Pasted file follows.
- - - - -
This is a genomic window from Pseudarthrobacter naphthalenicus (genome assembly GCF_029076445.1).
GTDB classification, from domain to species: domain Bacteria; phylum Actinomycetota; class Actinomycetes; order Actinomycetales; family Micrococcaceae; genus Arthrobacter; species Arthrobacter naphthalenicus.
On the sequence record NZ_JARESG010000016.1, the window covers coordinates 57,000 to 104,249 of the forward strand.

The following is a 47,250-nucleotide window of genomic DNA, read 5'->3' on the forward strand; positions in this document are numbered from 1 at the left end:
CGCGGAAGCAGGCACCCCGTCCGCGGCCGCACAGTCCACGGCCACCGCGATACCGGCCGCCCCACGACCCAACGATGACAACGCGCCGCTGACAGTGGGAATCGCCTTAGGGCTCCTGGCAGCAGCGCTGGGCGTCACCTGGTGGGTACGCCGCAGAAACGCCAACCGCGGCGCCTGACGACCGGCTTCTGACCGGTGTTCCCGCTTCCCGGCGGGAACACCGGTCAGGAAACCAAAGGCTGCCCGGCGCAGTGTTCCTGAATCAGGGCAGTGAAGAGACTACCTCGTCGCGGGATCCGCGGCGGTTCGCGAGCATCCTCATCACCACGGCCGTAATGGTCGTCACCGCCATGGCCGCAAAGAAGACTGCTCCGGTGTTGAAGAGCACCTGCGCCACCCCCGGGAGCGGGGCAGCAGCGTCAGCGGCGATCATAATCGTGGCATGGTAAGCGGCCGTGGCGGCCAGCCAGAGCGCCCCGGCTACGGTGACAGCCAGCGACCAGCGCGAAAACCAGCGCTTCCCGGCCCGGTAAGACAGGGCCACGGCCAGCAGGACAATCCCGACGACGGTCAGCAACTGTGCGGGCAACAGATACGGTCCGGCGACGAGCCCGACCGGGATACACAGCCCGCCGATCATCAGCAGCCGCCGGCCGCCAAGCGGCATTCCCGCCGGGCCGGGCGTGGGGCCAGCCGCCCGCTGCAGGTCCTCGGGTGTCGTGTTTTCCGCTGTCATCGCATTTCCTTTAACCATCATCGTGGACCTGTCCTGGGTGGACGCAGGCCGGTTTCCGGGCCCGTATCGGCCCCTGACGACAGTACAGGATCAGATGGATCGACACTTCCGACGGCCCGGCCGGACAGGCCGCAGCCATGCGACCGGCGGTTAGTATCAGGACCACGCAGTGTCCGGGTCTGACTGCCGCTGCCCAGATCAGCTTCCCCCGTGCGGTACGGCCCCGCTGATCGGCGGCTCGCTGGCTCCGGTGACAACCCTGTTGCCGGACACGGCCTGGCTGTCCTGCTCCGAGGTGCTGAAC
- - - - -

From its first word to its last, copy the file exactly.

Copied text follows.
This is a genomic window from Pseudarthrobacter naphthalenicus (genome assembly GCF_029076445.1).
GTDB classification, from domain to species: domain Bacteria; phylum Actinomycetota; class Actinomycetes; order Actinomycetales; family Micrococcaceae; genus Arthrobacter; species Arthrobacter naphthalenicus.
On the sequence record NZ_JARESG010000016.1, the window covers coordinates 57,000 to 104,249 of the forward strand.

The following is a 47,250-nucleotide window of genomic DNA, read 5'->3' on the forward strand; positions in this document are numbered from 1 at the left end:
CGCGGAAGCAGGCACCCCGTCCGCGGCCGCACAGTCCACGGCCACCGCGATACCGGCCGCCCCACGACCCAACGATGACAACGCGCCGCTGACAGTGGGAATCGCCTTAGGGCTCCTGGCAGCAGCGCTGGGCGTCACCTGGTGGGTACGCCGCAGAAACGCCAACCGCGGCGCCTGACGACCGGCTTCTGACCGGTGTTCCCGCTTCCCGGCGGGAACACCGGTCAGGAAACCAAAGGCTGCCCGGCGCAGTGTTCCTGAATCAGGGCAGTGAAGAGACTACCTCGTCGCGGGATCCGCGGCGGTTCGCGAGCATCCTCATCACCACGGCCGTAATGGTCGTCACCGCCATGGCCGCAAAGAAGACTGCTCCGGTGTTGAAGAGCACCTGCGCCACCCCCGGGAGCGGGGCAGCAGCGTCAGCGGCGATCATAATCGTGGCATGGTAAGCGGCCGTGGCGGCCAGCCAGAGCGCCCCGGCTACGGTGACAGCCAGCGACCAGCGCGAAAACCAGCGCTTCCCGGCCCGGTAAGACAGGGCCACGGCCAGCAGGACAATCCCGACGACGGTCAGCAACTGTGCGGGCAACAGATACGGTCCGGCGACGAGCCCGACCGGGATACACAGCCCGCCGATCATCAGCAGCCGCCGGCCGCCAAGCGGCATTCCCGCCGGGCCGGGCGTGGGGCCAGCCGCCCGCTGCAGGTCCTCGGGTGTCGTGTTTTCCGCTGTCATCGCATTTCCTTTAACCATCATCGTGGACCTGTCCTGGGTGGACGCAGGCCGGTTTCCGGGCCCGTATCGGCCCCTGACGACAGTACAGGATCAGATGGATCGACACTTCCGACGGCCCGGCCGGACAGGCCGCAGCCATGCGACCGGCGGTTAGTATCAGGACCACGCAGTGTCCGGGTCTGACTGCCGCTGCCCAGATCAGCTTCCCCCGTGCGGTACGGCCCCGCTGATCGGCGGCTCGCTGGCTCCGGTGACAACCCTGTTGCCGGACACGGCCTGGCTGTCCTGCTCCGAGGTGCTGAAC